Wednesday, September 30, 2009

Single Malt Whisky Cake

Before I give you a terrific recipe that's sure to please (even if you don't imbibe in the Scottish nectar), I want to give you a wee bit o' history on the amber elixir.

First off is why you see whisky spelled two ways; one with an "ey" and one with just a "y".

The one true way to be certain that you are spending your money on a Scottish malt is whisky is spelled without an "e". In my opinion, as frugal as the Scots tend to be, they may have used this spelling so they are assured of getting a Scottish malt and not an Irish or American blend. No sense in wasting cold, hard-earned cash on something that's not the real deal, right?

But, Canadians, New Zealanders and the Japanese (honest!) also spell it the same as the Scottish, so be sure to read where it was distilled.

A Scottish single malt is always made from malted barley, whereas "whiskey" can be made from unmalted corn and other grains. The barley malt for Scotch whisky is first dried over fires that have been stoked with dried peat (a form of compacted grass and heather compost that is harvested from the moors). The peat smoke adds the distinctive smoky tang to the taste of the malt whisky, as does what type of barrel it's aged in.

The smoky-tasting Scotches tend to be aged in an oak barrel that's been smoked inside. Others are aged in sherry casks, lending its flavor to the brew.

Scotch Whisky Regions

The Highlands consist of the portion of Scotland north of a line from Dundee on the North Sea coast in the east to Greenock on the Irish Sea in the west, including all of the islands off the mainland except for Islay. Highland malt whiskies cover a broad spectrum of styles. They are generally aromatic, smooth and medium bodied, with palates that range from lushly complex to floral delicacy. The subregions of the Highlands include Speyside; the North, East and West Highlands; the Orkney Isles; and the Western Islands (Arran, Jura, Mull, and Skye).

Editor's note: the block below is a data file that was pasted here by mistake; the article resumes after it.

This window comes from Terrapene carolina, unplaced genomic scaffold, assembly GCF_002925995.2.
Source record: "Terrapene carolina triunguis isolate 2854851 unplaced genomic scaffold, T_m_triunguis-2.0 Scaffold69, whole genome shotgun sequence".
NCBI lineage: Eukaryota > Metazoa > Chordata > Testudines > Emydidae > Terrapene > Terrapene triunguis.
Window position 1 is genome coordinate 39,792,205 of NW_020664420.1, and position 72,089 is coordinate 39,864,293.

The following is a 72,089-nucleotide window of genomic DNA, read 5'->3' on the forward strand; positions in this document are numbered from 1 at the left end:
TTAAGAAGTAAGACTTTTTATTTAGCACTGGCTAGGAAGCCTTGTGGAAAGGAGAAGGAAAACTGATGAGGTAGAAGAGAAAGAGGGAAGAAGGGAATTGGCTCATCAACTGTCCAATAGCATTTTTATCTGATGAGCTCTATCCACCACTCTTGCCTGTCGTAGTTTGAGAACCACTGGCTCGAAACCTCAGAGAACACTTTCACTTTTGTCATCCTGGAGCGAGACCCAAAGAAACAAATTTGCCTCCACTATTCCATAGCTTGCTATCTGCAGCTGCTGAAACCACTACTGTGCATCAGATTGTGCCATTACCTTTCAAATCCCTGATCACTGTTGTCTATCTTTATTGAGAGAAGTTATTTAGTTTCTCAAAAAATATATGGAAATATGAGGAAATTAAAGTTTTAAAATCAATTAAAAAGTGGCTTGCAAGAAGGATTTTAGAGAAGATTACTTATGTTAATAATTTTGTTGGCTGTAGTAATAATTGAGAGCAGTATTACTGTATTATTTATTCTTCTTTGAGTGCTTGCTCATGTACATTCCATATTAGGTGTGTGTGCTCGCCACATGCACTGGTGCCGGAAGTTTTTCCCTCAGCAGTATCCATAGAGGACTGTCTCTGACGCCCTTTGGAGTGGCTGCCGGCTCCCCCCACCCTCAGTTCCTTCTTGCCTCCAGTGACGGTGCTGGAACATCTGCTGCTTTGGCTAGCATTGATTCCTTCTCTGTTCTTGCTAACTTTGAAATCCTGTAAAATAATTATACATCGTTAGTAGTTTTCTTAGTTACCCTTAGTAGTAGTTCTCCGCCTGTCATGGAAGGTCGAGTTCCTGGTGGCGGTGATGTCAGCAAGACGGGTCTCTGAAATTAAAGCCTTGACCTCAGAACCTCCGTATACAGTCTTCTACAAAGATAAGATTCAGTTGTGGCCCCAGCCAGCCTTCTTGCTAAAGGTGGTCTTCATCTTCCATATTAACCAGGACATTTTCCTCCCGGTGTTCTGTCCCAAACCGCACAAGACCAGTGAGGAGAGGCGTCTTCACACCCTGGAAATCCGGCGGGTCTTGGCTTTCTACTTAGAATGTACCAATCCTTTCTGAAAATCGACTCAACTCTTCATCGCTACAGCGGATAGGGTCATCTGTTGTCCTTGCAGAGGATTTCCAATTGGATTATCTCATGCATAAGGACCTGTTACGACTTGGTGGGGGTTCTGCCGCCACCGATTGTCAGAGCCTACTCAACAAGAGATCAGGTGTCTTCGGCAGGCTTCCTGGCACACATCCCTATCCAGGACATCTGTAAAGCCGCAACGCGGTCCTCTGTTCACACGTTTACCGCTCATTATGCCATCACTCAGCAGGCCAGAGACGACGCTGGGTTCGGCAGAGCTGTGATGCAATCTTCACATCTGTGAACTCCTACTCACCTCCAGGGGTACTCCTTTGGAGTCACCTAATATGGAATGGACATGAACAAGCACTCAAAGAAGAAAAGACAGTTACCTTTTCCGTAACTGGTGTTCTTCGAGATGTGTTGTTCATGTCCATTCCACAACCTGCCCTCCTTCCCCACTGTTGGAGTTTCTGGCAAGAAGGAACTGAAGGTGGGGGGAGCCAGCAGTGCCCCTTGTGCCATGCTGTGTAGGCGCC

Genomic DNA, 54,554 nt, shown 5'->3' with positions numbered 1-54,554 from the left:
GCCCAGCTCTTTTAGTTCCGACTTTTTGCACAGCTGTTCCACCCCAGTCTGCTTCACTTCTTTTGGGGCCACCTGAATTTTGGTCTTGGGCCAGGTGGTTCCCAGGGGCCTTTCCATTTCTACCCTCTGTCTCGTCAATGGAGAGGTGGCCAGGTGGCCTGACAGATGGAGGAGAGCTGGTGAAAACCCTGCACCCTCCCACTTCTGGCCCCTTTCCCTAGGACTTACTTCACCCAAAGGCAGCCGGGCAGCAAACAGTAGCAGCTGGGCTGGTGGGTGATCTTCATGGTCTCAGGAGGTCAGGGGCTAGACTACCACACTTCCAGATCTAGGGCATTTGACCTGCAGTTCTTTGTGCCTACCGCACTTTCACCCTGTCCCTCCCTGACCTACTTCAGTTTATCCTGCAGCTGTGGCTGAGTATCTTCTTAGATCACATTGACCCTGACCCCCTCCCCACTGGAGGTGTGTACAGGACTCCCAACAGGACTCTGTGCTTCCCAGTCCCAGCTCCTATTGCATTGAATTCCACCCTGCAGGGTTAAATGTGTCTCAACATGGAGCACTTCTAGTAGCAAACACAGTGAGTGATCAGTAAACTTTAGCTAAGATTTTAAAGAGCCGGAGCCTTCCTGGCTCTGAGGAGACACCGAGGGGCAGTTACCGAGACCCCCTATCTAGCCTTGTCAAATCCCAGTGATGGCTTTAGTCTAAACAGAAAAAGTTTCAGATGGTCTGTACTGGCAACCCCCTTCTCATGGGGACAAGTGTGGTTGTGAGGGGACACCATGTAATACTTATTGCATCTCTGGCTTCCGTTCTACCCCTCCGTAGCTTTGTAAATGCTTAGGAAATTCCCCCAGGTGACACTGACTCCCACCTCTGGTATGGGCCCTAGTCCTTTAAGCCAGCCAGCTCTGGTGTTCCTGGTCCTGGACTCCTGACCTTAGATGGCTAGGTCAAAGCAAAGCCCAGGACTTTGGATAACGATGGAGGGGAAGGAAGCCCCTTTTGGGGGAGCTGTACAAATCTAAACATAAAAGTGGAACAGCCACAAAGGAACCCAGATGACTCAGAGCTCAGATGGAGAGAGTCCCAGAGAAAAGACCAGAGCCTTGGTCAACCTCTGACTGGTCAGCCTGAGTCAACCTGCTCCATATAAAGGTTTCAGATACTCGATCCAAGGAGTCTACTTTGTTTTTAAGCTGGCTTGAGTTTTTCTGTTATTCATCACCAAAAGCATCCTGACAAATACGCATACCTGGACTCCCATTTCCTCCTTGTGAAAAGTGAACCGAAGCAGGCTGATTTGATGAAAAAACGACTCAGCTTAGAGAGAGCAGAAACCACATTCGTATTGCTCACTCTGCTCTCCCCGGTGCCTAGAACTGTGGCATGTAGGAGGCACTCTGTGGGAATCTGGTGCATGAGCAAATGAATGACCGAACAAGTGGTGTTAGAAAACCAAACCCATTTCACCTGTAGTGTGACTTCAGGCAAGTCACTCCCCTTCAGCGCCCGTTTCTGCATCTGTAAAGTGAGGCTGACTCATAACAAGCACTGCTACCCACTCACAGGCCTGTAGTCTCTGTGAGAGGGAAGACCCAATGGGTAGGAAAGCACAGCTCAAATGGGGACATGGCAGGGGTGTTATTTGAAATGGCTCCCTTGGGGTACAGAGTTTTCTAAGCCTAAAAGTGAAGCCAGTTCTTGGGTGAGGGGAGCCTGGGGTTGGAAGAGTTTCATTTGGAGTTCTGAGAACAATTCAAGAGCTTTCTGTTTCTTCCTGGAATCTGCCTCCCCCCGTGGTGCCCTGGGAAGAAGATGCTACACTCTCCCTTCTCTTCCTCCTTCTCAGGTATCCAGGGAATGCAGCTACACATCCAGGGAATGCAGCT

The Lowlands encompass the entire Scottish mainland south of the Highlands except the Kintyre Peninsula where Campbeltown is located. Lowland malt whiskies are light bodied, relatively sweet, and delicate.

Islay is an island off the west coast. Traditional Islay malt whiskies are intensely smoky and pungent in character with a distinctive iodine or medicinal tang that is said to come from sea salt permeating the local peat that is used to dry the barley malt.

Campbeltown is a port located on the tip of the Kintyre Peninsula on the southwest coast that has its own distinctive spicy and salt-tinged malt whiskies.

I brought the infamous cake to an Equinox party last week (no, it wasn't one of those Pagan rituals where everyone dances around a bonfire naked. Thankfully!), and a young girl all of ten thought it was gingerbread.

Until she tasted it.

She handed it directly to her father, and said, "Dad, I don't think I'm supposed to be eating this."

He seemed to enjoy the fact that it wasn't gingerbread very much, as he was on his third piece when he told me the story.

Anyway, the following recipe has been praised by many, including wine distributors at the Wine and Food Festival in Blue Hill. I'll be there again October 18th at the Arborvine restaurant from 11:00-3:00 if you're in the neighborhood. One might ask why I would be a part of such a festival, and my answer is that my books sell best when found in places where a book is least expected to be. Plus, I can cook, and enjoy seeing the looks on people's faces when I ask them to sample my Single Malt Whisky Cake.

Single Malt Whisky Cake

2/3 cup golden raisins
1/2 cup water
1 stick real butter (Don't substitute here, please. Forego the waist for a real treat!)
3/4 cup sugar
1 egg
1 cup flour
1 tsp. baking soda
1/2 tsp. salt
1 tsp. nutmeg
1  1/2 tbsp. lemon juice
1/2 cup Single Malt Whisky (I've used Dalmore, Dalwhinnie, Glenfiddich and Glendronach with good results)
1 cup chopped nuts (optional)

Cover raisins with the water in a small pan and simmer until only 2 tbsps. of water remain. Let cool a bit.

Cream butter and sugar; add egg.

Stir in dry ingredients.

Add rest of liquids (including water from raisins) and mix well.

Fold in raisins and pour into a buttered 8 inch pan.

Bake at 350┬║ for 30-40 minutes.


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